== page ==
Mercury Energy has 400,000 customers – 70% being in the Auckland region – so getting 100,000 customers out of 300,000 Auckland customers to SWITCH – is a BOLD but achievable target!

    By the time all those people, groups and organisations who have signed the referendum against asset sales, and marched down the street against asset sales get fully behind this campaign to SWITCH OFF MERCURY ENERGY! we can STOP this National/ACT Government’s asset sale agenda! IN IT’S TRACKS!

    Come on folks!

    Help to SHARE this information!

    Cheers!

    Penny Bright
    ‘Anti-corruption campaigner’

    http://www.dodgyjohnhasgone.com

  12. burt 12

    Air New Zealand, an industry in long-term decline?

    Funny, I was saying that in 2009 – but nobody wanted to listen back then.

    Have you forgotten that it was propped up without a specific mandate as we were all required to buy shares in it.

    Are you suggesting that public ownership is a way to save non viable long term businesses from being …. long tern non viable business by extracting tax payers money to prop them up?

  13. Lanthanide 13

    If aviation is an industry in long-term decline, then you should be buying shares in solid energy due to the same underlying reason.

Recent Comments

Recent Posts

  • How to earn ‘good’ returns on your KiwiSaver
    The National Government admitted last week that it will not be taking any responsibility for KiwiSaver funds that invest in cluster bomb, landmine, and nuclear weapons manufacturers. New Zealanders care deeply about whether or not their money is being used ...
    GreensBy Julie Anne Genter
    1 hour ago
  • Disability sector is in a ‘slow burning crisis’
    Disability advocates say the sector is in crisis and broken, Labour’s Health spokesperson Annette King says.  “A roundtable at Parliament organised by the Labour Party, heard today how National has left disability services chronically underfunded. ...
    20 hours ago
  • NZ fisheries depend on the environment – they should protect it
    The attitude of the fishing industry and the National Government to our oceans, and the life within it, still amazes me. Like many New Zealanders, I find it perplexing that an industry which depends entirely on the long-term health of ...
    GreensBy Eugenie Sage
    21 hours ago
  • Bigger is not always better with local government reform
    I have written previously about the overwhelming opposition expressed by local councils and community members to the latest Local Government reforms.  The Select Committee heard more submissions this week, specifically about some of the unintended consequences that may arise from ...
    GreensBy Jan Logie
    21 hours ago
  • Labour calls for state of emergency on homelessness
    Labour’s housing spokesperson Phil Twyford is calling on the Government to declare a state of emergency over the nation’s homelessness crisis. “There are 42,000 people homeless and living in severe housing stress while the National Government behaves like a possum ...
    2 days ago
  • Labour calls for state of emergency on homelessness
    Labour’s housing spokesperson Phil Twyford is calling on the Government to declare a state of emergency over the nation’s homelessness crisis. “There are 42,000 people homeless and living in severe housing stress while the National Government behaves like a possum ...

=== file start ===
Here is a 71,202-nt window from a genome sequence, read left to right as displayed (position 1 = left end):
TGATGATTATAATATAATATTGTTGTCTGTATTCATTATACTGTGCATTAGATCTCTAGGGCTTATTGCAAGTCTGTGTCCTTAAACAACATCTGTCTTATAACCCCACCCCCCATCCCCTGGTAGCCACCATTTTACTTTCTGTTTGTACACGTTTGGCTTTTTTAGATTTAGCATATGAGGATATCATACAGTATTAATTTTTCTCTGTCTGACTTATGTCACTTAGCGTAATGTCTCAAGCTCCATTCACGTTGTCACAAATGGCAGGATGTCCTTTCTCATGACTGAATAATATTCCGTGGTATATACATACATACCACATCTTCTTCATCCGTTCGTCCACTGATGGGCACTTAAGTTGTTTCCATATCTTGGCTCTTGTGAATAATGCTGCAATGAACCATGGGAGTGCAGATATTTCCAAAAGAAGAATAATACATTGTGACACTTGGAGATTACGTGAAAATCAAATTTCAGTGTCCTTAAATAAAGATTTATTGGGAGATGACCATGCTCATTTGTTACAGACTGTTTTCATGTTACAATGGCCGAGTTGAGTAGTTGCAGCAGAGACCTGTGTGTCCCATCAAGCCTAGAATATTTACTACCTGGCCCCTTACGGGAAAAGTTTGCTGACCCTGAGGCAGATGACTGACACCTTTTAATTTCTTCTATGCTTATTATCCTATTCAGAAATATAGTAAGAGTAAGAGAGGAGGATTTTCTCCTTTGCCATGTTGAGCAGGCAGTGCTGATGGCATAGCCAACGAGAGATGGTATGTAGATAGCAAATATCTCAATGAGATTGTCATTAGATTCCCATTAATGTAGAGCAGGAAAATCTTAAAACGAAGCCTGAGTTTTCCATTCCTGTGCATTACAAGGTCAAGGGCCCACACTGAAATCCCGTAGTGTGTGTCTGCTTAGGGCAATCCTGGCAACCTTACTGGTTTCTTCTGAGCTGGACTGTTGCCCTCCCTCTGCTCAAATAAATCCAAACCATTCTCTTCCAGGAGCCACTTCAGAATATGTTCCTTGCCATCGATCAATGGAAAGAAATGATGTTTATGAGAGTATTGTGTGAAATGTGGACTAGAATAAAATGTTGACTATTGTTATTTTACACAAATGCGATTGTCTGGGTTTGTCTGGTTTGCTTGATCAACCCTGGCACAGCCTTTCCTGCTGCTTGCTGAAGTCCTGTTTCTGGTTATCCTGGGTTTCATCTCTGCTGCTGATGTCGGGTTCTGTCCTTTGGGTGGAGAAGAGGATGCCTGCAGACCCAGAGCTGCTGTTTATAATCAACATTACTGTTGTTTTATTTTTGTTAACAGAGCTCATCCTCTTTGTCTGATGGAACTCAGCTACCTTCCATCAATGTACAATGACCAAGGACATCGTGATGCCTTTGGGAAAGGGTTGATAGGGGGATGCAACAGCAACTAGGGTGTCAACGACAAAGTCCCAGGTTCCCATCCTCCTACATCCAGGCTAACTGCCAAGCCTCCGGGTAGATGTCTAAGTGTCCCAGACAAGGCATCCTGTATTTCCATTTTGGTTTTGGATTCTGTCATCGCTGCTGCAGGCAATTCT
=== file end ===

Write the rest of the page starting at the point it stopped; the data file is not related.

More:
2 days ago
  • Government must review state sector retirement investment
    The State Sector Retirement Savings Scheme has no business investing in companies which manufacture cluster bombs, anti-personnel mines and nuclear weapons, Labour MP and Parliamentarians for Global Action executive member Su’a William Sio says. “I endorse the call made by the ...
    3 days ago
  • Councils shouldn’t rush into Easter Trading
    City and district councils must ensure they don’t rush into trading on Easter Sunday ahead of local body elections next month, Labour’s Pacific Islands Affairs spokesperson Su’a William Sio says. “This decision must be taken seriously and only after extensive ...
    3 days ago
  • Minister can’t wash hands of illegal KiwiSaver investments
    The Minister responsible for appointing default KiwiSaver providers should take responsibility for ensuring they act legally, Labour’s Finance spokesperson Grant Robertson says. “The National Government has now had confirmed what they were told more than a week ago – that ...
    3 days ago
  • Fixing our broken economy
    Globally, the “neo-liberal” consensus is rapidly vanishing (I use quotation marks because there are some in Aotearoa who deny such a thing as neo-liberalism exists). Regardless of the debate around its meaning, neo-liberal is a useful descriptor for the general ...
    GreensBy Julie Anne Genter
    4 days ago
  • Fixing our broken economy
    Globally, the “neo-liberal” consensus is rapidly vanishing (I use quotation marks because there are some in Aotearoa who deny such a thing as neo-liberalism exists). Regardless of the debate around its meaning, neo-liberal is a useful descriptor for the general ...
    GreensBy Julie Anne Genter
    4 days ago
  • Government railroading Maori Land Bill through
    Maori Development Minister Te Ururoa Flavell seems determined to railroad his Te Ture Whenua Maori Bill through despite the large number of submitters in opposition to the bill, says MP Meka Whaitiri, whose Ikaroa-Rāwhiti electorate contains nearly 30 per cent ...
    4 days ago
  • A national day to commemorate NZ land wars
    It’s fantastic that the government has agreed to a hold a national day commemorating the New Zealand land wars. Announced at Kingi Tūheitia’s 10th koroneihana celebrations, alongside the return of Rangiriri Pā to the Kingitanga, the news marked a significant ...
    GreensBy Marama Davidson
    4 days ago
  • A national day to commemorate NZ land wars
    It’s fantastic that the government has agreed to a hold a national day commemorating the New Zealand land wars. Announced at Kingi Tūheitia’s 10th koroneihana celebrations, alongside the return of Rangiriri Pā to the Kingitanga, the news marked a significant ...